Travel: Reducing Travel Stress

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By Allison Eaton

Allison is the Vancouver based Communications Manger for Flight Centre North America.

Most travellers aim to get everything sorted well before they take off, but even the best-laid plans are subject to common inconveniences. But there are a few travel issues that occur time and time again – including the dreaded lost passport, forgetting to apply for a visa or driving permit, and what travellers find most frustrating – lost luggage.
Dennis Lowry of Flight Centre offers some sage advice that their consultants have recommended for international travellers in this sort of emergency.

Passports:

People always think they know where their passport is – that safe place in the top of the wardrobe where it has been stashed for years – but Lowry says that they deal with a huge number of queries from people who discover their passports weren’t in that special place at all, and they need to replace them in a hurry.

Passport applications usually take at least 10 working days to process, so any time period shorter than that will require either urgent passport processing or a special callout if the timeframe is less than three working days. Both of these scenarios will incur an extra cost. If travel is due to bereavement or serious illness, both urgent and callout fees can be waived or reimbursed with a written explanation from a doctor, hospital or the police.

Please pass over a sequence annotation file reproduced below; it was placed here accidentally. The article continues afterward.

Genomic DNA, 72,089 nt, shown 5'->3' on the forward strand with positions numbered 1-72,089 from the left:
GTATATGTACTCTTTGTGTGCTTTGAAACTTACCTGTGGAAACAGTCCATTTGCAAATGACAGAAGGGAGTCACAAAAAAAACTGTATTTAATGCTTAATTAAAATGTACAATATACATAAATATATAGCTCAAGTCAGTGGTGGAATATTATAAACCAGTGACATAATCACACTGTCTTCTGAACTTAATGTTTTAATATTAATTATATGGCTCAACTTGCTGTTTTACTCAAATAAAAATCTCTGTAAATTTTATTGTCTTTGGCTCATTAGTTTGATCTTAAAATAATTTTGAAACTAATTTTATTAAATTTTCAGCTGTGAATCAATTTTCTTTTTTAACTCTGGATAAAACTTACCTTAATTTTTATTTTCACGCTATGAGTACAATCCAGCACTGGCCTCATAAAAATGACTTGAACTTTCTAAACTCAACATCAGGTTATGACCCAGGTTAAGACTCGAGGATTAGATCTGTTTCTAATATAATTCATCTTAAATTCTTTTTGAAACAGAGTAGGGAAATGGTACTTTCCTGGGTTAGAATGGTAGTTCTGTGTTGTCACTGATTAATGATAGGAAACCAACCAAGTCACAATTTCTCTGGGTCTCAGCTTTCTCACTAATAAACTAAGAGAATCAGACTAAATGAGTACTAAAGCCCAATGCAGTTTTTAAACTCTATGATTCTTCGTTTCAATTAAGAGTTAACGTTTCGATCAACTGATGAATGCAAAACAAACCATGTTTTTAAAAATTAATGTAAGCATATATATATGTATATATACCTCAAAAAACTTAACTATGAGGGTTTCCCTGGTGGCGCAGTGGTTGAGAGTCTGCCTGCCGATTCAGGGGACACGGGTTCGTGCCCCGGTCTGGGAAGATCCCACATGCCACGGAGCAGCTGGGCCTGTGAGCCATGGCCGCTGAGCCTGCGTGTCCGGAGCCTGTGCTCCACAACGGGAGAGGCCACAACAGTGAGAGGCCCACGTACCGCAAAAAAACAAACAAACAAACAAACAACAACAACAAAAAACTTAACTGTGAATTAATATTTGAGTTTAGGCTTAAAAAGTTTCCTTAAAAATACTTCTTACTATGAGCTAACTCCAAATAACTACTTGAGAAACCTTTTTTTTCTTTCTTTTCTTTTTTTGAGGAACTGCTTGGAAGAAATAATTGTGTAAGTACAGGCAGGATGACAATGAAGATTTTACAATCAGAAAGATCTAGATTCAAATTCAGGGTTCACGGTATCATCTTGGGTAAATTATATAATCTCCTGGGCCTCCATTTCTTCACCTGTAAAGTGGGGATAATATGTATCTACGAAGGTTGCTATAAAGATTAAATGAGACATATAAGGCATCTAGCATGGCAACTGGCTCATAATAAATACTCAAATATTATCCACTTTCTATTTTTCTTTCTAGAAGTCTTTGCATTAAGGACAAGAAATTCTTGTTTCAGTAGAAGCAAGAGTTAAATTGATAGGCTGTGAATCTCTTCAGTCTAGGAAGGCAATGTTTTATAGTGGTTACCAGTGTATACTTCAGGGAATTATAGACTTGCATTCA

Visas:

Many inexperienced travellers are not aware that such common travel destinations such as China, Brazil and Australia, require Visas. Visas can usually be applied for through your agent and with ease unless you show up in the country without one. Long waits, higher costs and potential refusal for entry are among the consequences of not having applied for a Visa prior to travelling.

Lost luggage:

To limit the incidence of lost luggage, there are steps you can do to minimize the possibility of a mix up. It is recommended to have distinct markings on your luggage and have a non-removable name, address and phone number tag attached both inside and outside your bags.

If your luggage is lost you should notify the airline, tour operator or transport company immediately, keeping in mind luggage is occasionally just in the wrong compartment. Those who lost the luggage should take responsibility for the luggage, but having travel insurance will limit any effect a possible loss may incur.

With this cost to airlines and transport operators, lost luggage may soon be a thing of the past, with some airlines proposing radio frequency identification (RFID) tags to keep electronic tabs of luggage at all times. But electronic tracking or not, Lowry says it doesn’t diminish the need for insurance – those who travel without it set themselves up for a whole new set of worries, not the best way to start that dream vacation or long awaited trip back home.

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